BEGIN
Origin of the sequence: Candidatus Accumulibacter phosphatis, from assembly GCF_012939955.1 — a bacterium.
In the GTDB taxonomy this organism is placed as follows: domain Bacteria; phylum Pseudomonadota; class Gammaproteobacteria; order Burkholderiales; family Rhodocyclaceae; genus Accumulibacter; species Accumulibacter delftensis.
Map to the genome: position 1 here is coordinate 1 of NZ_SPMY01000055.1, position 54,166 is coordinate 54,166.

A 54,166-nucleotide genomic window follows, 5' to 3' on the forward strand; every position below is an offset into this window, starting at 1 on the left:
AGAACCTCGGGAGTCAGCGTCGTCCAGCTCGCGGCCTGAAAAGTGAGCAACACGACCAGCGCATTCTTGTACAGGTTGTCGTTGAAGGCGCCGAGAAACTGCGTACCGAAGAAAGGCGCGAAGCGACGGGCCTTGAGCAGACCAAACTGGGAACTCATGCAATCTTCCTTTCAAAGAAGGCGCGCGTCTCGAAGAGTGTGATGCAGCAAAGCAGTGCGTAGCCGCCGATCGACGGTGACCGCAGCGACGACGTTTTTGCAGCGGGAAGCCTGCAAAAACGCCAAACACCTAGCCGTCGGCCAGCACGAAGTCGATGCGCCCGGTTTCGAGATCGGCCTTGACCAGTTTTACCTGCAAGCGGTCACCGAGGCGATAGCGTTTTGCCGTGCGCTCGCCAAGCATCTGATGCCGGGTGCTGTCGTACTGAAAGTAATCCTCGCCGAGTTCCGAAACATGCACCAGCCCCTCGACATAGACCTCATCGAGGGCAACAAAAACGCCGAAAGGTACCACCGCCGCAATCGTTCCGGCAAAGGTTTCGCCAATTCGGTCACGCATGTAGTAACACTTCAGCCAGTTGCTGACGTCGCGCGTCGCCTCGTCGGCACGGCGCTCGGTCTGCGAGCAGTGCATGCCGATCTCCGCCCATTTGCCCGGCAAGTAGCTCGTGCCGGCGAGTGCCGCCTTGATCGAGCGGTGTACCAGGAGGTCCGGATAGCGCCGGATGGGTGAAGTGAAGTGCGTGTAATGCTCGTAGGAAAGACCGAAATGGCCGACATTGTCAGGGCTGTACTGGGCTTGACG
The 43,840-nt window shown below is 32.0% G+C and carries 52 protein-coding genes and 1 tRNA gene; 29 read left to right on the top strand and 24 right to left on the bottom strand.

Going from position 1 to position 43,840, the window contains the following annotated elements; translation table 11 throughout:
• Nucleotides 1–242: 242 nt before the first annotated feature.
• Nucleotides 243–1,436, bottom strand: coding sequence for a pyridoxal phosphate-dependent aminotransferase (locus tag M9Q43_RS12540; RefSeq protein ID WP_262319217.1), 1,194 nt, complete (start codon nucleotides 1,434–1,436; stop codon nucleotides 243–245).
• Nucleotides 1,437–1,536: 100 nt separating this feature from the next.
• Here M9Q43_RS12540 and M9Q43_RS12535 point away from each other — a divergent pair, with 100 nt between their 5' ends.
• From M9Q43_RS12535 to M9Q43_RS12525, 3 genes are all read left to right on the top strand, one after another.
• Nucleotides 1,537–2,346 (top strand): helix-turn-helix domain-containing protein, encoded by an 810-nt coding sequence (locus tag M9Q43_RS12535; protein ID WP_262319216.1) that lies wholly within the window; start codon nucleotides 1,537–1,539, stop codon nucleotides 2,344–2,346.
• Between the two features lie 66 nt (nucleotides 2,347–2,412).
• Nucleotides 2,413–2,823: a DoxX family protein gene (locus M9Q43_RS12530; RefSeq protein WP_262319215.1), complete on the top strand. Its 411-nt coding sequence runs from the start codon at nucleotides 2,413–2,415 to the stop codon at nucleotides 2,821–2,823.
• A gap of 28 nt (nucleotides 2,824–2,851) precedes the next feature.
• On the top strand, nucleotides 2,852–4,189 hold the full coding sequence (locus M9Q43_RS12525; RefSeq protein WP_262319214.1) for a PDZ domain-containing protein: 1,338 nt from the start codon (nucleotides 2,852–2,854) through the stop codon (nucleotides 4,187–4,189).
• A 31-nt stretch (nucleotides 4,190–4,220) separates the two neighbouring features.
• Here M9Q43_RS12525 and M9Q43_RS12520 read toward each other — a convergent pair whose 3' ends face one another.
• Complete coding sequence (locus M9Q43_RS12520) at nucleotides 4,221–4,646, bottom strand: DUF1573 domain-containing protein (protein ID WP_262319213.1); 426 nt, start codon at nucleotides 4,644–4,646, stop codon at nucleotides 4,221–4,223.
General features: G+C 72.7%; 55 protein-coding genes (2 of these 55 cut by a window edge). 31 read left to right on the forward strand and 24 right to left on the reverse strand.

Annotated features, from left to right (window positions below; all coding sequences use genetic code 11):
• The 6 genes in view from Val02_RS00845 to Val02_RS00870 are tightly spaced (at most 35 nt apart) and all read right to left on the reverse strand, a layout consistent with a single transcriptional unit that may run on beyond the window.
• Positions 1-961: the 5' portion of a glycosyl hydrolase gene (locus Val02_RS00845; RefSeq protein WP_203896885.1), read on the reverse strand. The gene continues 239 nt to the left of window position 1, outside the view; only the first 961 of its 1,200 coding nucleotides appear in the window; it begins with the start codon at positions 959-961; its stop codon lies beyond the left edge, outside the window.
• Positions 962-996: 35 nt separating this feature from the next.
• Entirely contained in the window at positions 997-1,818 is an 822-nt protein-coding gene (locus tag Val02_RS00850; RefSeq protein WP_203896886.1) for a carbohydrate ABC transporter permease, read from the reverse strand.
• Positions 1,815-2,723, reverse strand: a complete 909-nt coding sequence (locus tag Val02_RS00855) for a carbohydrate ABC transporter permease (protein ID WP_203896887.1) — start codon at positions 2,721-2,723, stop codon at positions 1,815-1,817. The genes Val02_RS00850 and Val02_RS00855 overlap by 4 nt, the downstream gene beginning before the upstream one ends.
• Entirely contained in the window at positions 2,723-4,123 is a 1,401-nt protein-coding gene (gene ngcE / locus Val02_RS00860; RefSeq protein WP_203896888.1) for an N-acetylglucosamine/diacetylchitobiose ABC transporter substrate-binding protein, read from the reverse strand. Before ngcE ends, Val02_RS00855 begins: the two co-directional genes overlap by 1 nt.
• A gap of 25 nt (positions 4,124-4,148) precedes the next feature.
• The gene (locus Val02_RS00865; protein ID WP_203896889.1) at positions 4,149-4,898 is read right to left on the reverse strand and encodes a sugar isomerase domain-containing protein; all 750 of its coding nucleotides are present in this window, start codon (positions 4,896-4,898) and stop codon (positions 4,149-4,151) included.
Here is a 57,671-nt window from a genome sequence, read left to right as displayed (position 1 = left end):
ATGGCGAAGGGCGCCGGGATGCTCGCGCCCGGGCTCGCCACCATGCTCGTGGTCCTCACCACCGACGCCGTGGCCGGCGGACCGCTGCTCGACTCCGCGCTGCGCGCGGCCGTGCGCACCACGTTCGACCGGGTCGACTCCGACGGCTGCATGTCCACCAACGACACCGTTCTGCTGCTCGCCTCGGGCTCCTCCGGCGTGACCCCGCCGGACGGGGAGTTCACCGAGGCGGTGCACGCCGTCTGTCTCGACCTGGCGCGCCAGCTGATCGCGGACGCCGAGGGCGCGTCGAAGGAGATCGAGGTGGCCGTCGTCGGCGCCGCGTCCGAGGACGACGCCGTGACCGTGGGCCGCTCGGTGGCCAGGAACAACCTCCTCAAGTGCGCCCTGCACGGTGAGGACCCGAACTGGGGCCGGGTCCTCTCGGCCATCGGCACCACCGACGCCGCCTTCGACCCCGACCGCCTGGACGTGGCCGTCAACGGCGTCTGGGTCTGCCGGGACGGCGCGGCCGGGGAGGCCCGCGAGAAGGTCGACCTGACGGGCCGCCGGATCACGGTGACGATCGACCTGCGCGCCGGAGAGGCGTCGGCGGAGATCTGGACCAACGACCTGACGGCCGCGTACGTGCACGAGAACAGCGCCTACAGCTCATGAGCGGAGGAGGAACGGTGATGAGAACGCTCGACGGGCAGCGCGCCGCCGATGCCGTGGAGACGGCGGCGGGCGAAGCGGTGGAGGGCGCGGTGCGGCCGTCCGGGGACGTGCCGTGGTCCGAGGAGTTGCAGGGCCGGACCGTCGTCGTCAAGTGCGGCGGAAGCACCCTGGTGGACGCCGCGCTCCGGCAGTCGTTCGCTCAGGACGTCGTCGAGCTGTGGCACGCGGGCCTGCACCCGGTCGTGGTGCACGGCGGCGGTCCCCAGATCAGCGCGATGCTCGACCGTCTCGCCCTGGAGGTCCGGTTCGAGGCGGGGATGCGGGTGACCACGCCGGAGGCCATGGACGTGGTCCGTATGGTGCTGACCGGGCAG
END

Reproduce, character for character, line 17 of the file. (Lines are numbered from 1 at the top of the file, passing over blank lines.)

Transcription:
• On the top strand, nucleotides 2,852–4,189 hold the full coding sequence (locus M9Q43_RS12525; RefSeq protein WP_262319214.1) for a PDZ domain-containing protein: 1,338 nt from the start codon (nucleotides 2,852–2,854) through the stop codon (nucleotides 4,187–4,189).